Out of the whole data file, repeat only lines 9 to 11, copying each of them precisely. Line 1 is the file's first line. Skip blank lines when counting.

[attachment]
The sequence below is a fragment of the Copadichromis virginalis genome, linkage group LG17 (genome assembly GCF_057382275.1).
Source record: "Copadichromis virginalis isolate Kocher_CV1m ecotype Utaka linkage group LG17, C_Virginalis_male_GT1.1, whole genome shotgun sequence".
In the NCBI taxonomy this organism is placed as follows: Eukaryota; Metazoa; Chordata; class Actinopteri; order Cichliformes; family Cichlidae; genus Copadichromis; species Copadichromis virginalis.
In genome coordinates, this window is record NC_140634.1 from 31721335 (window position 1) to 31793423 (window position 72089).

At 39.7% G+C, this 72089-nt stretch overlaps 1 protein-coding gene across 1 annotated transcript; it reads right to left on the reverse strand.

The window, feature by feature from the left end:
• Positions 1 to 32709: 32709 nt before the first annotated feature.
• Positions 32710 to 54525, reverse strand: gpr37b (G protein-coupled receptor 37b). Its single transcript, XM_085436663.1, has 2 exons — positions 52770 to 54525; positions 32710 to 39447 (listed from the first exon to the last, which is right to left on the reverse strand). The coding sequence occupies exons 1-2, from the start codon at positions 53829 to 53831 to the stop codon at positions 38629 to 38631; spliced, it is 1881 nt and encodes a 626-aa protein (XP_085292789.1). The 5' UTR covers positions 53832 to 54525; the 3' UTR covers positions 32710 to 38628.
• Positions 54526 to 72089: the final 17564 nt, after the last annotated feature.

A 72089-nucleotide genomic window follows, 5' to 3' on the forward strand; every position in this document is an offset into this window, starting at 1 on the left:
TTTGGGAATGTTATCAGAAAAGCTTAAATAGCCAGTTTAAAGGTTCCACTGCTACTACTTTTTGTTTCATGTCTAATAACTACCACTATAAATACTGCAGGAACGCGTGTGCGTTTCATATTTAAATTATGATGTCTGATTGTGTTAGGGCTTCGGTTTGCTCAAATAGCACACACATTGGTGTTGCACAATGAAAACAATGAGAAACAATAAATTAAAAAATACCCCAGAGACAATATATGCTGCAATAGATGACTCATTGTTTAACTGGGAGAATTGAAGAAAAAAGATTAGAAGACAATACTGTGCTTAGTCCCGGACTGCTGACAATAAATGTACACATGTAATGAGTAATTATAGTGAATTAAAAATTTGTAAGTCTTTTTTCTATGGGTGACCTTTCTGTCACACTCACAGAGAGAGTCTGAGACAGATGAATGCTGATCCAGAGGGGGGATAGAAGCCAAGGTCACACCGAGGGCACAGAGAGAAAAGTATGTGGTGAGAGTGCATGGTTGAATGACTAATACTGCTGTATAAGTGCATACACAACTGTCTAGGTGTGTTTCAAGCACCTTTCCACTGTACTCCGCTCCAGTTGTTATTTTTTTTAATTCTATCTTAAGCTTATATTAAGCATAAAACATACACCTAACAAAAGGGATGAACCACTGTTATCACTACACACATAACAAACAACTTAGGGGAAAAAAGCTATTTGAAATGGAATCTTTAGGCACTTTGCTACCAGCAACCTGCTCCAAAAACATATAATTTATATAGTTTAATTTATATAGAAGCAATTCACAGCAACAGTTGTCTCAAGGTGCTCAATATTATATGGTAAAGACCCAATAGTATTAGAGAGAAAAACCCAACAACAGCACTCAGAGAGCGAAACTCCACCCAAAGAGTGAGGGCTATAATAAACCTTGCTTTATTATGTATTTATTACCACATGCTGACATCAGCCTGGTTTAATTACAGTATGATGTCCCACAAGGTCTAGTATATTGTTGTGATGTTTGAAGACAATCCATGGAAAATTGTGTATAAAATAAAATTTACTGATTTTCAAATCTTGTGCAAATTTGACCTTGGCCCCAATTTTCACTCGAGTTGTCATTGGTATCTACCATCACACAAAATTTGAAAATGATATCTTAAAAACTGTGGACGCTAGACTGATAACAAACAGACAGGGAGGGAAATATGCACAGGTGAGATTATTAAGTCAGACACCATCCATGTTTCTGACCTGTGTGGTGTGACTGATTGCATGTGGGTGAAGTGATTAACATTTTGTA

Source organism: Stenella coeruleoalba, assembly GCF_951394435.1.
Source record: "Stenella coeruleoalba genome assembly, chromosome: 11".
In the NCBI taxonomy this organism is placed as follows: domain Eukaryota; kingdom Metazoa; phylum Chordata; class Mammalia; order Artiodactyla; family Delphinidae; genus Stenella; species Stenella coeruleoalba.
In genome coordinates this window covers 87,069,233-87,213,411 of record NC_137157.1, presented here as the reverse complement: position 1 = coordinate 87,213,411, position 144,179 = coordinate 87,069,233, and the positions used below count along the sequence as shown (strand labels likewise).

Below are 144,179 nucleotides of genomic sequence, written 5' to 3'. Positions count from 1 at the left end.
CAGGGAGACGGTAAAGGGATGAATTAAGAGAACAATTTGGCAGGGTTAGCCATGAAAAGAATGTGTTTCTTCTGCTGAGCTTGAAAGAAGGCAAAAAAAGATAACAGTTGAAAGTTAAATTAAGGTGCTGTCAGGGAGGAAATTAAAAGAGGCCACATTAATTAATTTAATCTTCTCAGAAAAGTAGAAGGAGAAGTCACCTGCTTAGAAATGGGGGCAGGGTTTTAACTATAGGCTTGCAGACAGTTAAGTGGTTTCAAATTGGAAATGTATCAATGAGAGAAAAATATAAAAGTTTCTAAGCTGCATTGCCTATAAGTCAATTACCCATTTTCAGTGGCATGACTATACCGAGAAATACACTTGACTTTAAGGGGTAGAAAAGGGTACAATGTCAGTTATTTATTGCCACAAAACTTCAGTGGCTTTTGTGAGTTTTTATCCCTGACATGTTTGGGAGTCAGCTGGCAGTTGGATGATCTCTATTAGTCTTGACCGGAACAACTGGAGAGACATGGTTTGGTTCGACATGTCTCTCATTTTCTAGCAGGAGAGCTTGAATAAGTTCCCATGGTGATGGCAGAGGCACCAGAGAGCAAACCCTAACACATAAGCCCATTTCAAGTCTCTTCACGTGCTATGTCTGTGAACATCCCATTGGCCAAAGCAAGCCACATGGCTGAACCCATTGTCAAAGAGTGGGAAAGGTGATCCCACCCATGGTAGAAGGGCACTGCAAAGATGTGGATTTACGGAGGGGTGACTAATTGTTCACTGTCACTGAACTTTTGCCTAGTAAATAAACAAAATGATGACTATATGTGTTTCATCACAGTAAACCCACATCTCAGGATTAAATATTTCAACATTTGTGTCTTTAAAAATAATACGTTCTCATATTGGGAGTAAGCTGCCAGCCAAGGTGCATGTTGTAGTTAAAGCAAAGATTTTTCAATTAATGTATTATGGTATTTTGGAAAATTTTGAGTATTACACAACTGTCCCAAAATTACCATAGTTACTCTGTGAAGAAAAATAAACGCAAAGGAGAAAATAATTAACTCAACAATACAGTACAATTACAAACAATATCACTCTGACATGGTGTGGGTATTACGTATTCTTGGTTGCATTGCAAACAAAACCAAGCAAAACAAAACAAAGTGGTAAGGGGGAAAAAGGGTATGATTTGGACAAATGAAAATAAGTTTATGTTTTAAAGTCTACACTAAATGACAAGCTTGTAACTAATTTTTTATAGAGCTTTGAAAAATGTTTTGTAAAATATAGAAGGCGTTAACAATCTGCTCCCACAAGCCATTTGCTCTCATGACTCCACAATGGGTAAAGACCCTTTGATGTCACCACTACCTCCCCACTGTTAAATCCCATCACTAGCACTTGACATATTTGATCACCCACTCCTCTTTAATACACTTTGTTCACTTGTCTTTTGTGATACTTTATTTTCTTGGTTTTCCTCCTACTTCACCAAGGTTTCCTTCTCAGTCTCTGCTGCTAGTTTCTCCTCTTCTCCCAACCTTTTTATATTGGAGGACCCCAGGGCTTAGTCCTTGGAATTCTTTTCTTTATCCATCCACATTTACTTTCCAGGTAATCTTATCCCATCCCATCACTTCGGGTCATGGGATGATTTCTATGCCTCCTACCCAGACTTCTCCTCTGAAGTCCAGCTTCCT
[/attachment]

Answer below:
• Positions 54526 to 72089: the final 17564 nt, after the last annotated feature.

A 72089-nucleotide genomic window follows, 5' to 3' on the forward strand; every position in this document is an offset into this window, starting at 1 on the left:
TTTGGGAATGTTATCAGAAAAGCTTAAATAGCCAGTTTAAAGGTTCCACTGCTACTACTTTTTGTTTCATGTCTAATAACTACCACTATAAATACTGCAGGAACGCGTGTGCGTTTCATATTTAAATTATGATGTCTGATTGTGTTAGGGCTTCGGTTTGCTCAAATAGCACACACATTGGTGTTGCACAATGAAAACAATGAGAAACAATAAATTAAAAAATACCCCAGAGACAATATATGCTGCAATAGATGACTCATTGTTTAACTGGGAGAATTGAAGAAAAAAGATTAGAAGACAATACTGTGCTTAGTCCCGGACTGCTGACAATAAATGTACACATGTAATGAGTAATTATAGTGAATTAAAAATTTGTAAGTCTTTTTTCTATGGGTGACCTTTCTGTCACACTCACAGAGAGAGTCTGAGACAGATGAATGCTGATCCAGAGGGGGGATAGAAGCCAAGGTCACACCGAGGGCACAGAGAGAAAAGTATGTGGTGAGAGTGCATGGTTGAATGACTAATACTGCTGTATAAGTGCATACACAACTGTCTAGGTGTGTTTCAAGCACCTTTCCACTGTACTCCGCTCCAGTTGTTATTTTTTTTAATTCTATCTTAAGCTTATATTAAGCATAAAACATACACCTAACAAAAGGGATGAACCACTGTTATCACTACACACATAACAAACAACTTAGGGGAAAAAAGCTATTTGAAATGGAATCTTTAGGCACTTTGCTACCAGCAACCTGCTCCAAAAACATATAATTTATATAGTTTAATTTATATAGAAGCAATTCACAGCAACAGTTGTCTCAAGGTGCTCAATATTATATGGTAAAGACCCAATAGTATTAGAGAGAAAAACCCAACAACAGCACTCAGAGAGCGAAACTCCACCCAAAGAGTGAGGGCTATAATAAACCTTGCTTTATTATGTATTTATTACCACATGCTGACATCAGCCTGGTTTAATTACAGTATGATGTCCCACAAGGTCTAGTATATTGTTGTGATGTTTGAAGACAATCCATGGAAAATTGTGTATAAAATAAAATTTACTGATTTTCAAATCTTGTGCAAATTTGACCTTGGCCCCAATTTTCACTCGAGTTGTCATTGGTATCTACCATCACACAAAATTTGAAAATGATATCTTAAAAACTGTGGACGCTAGACTGATAACAAACAGACAGGGAGGGAAATATGCACAGGTGAGATTATTAAGTCAGACACCATCCATGTTTCTGACCTGTGTGGTGTGACTGATTGCATGTGGGTGAAGTGATTAACATTTTGTA